Tag Archives: supply chain

How Brazil’s Clean Companies Act will Affect Emerging Markets

brazil-protests

As my colleague Anna Nadgrodkiewicz recently discussed on this blog, corruption is a preeminent threat to developing countries.  In Brazil, corruption has been estimated to cost somewhere around $53 billion (approximately 2.3 percent of GDP) in 2013 alone.  Because this loss has a corrosive effect on democratic governance and the country’s ability to deliver continued improvement, Brazilians took to the streets in massive protests.  As a result the government of Brazil passed the “Clean Companies Act” which began being enforced on January 29.

The new law, like similar legislation in other countries, establishes corporate liability for corrupt practices committed by Brazilian companies as well as foreign companies that have branches or affiliates within the country.  Under the act, companies that bribe public officials (foreign or domestic) can be subjected to civil and administrative sanctions including heavy fines, prohibition on receiving state funds, and even dissolution of the firm.  The fact that Brazilian president Dilma Rouseff exercised her line-item veto power to make the law more strict than originally drafted seems to signal to the world that Brazil is serious about reining in corruption.

In the wake of the passage of the Clean Companies Act, much talk erupted over the implications for international trade.  Since the law closely resembles existing anti-corruption laws such as the U.S. Foreign Corrupt Practices Act and the UK Bribery Act, experts have warned that companies operating in the region can expect Brazilian authorities to cooperate more closely with their counterparts in the US during investigations.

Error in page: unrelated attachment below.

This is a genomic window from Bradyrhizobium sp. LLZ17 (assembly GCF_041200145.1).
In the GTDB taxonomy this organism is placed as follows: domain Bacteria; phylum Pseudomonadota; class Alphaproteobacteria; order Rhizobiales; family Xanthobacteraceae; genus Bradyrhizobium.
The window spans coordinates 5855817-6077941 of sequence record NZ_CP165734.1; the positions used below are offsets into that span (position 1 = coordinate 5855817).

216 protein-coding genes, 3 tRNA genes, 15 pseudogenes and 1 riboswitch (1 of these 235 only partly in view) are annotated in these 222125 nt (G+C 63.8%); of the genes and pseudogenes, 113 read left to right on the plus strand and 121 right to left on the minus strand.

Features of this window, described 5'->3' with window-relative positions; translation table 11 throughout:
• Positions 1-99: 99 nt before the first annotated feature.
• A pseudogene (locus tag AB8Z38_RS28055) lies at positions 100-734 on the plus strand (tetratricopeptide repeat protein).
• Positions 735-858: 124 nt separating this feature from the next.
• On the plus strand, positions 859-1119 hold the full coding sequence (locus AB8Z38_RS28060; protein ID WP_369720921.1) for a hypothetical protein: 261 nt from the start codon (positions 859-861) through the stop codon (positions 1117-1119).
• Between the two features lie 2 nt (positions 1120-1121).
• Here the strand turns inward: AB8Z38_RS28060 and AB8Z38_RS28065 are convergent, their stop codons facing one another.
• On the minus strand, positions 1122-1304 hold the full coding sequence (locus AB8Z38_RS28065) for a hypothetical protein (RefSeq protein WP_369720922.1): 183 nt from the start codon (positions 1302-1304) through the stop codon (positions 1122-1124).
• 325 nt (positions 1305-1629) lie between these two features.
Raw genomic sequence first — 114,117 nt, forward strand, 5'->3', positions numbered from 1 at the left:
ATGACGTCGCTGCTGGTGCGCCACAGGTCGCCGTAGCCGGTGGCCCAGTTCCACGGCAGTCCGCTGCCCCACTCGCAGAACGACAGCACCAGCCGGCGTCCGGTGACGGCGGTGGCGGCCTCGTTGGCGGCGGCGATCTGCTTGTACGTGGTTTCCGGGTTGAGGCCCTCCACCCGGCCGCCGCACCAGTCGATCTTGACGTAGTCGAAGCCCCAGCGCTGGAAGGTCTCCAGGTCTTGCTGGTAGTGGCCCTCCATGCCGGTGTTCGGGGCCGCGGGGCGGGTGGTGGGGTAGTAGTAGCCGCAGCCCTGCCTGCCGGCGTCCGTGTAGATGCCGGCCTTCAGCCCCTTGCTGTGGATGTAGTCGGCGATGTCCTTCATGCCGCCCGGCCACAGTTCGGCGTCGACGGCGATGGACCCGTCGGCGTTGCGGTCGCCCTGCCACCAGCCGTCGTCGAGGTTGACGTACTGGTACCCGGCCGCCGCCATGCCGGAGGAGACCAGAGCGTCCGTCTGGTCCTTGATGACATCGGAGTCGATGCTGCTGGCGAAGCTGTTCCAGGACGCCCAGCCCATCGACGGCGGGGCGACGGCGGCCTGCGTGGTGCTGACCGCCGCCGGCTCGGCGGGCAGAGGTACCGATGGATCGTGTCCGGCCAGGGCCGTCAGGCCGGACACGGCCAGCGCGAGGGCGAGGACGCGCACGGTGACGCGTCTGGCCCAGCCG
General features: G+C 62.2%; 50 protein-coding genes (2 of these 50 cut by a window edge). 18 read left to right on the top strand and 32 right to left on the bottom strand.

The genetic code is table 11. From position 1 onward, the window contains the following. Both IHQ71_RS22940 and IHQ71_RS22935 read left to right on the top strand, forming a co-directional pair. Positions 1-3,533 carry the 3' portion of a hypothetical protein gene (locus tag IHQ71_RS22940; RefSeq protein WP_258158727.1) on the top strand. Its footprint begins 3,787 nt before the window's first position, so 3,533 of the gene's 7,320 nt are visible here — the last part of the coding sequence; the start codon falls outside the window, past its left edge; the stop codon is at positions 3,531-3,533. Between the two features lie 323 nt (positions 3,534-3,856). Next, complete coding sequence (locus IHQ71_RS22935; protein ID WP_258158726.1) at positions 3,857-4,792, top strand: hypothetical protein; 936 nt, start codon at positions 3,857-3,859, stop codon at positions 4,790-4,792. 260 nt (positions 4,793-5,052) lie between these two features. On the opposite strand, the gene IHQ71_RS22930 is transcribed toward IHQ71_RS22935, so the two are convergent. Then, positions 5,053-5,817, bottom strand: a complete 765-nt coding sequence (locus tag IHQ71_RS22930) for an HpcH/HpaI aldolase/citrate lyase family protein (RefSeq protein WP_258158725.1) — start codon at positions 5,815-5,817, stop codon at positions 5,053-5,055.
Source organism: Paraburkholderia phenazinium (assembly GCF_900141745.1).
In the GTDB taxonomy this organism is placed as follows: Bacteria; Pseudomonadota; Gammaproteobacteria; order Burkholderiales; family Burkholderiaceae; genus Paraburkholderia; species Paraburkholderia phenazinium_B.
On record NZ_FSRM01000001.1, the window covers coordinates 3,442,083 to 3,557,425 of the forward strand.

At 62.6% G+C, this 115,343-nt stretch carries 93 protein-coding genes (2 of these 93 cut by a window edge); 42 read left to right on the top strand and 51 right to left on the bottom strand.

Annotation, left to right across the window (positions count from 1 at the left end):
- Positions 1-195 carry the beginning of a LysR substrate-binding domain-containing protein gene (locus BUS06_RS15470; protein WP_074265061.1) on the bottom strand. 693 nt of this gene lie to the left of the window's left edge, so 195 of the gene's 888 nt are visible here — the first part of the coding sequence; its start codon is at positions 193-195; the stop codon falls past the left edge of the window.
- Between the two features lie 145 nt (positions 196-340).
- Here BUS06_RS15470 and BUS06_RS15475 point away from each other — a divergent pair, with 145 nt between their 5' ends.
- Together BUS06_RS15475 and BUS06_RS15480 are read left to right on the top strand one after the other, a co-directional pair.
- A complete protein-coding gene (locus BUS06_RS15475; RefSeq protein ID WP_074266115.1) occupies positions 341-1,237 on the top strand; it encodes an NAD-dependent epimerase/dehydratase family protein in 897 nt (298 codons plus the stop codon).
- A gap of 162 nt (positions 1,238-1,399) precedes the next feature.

More general discussion has involved the importance of solid compliance programs in multi-national companies (MNCs) if they are to avoid any run-ins with the law.  However, such commentary ignores a large audience that should take note of this development: developing countries.

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Integrating Women into Global Value Chains

pakistan farmer

How can you effectively integrate women into value chains? With this question in mind, two representatives from the Mennonite Economic Development Associates (MEDA), an international development association based in Canada, shared their experiences with women’s economic development projects.

The benefits of empowering and integrating women into the economy are widely known. But what exactly must be done to incorporate women into value chains, especially in parts of the world where women face cultural barriers to participating in their economies?

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Building Sustainable Global Value Chains

Siemens is a leading supplier of technologies like wind turbines that help its customers reduce their environmental impact. (Photo: Wind Power Monthly)

As companies around the world strive to create sustainable value chains, they are paying increased attention to the operations and management practices of their suppliers, distributors, and partners. A recent joint research project of the American Society for Quality, the Corporate Responsibility Officers Association, and the Institute for Supply Management with Deloitte Consulting LLP took a closer look at what improves the effectiveness of sustainable value chains. The project gathered almost 1,000 responses from sustainable supply chain executives.

The responses measured how much a given management practice can increase an organization’s sustainable value chain effectiveness, as compared to respondents not adopting the practice. Not surprisingly, among the top 10 such management practices, the top five have to do with engagement, organizational culture, and incentives (percentages represent an increase in sustainable value chain effectiveness):

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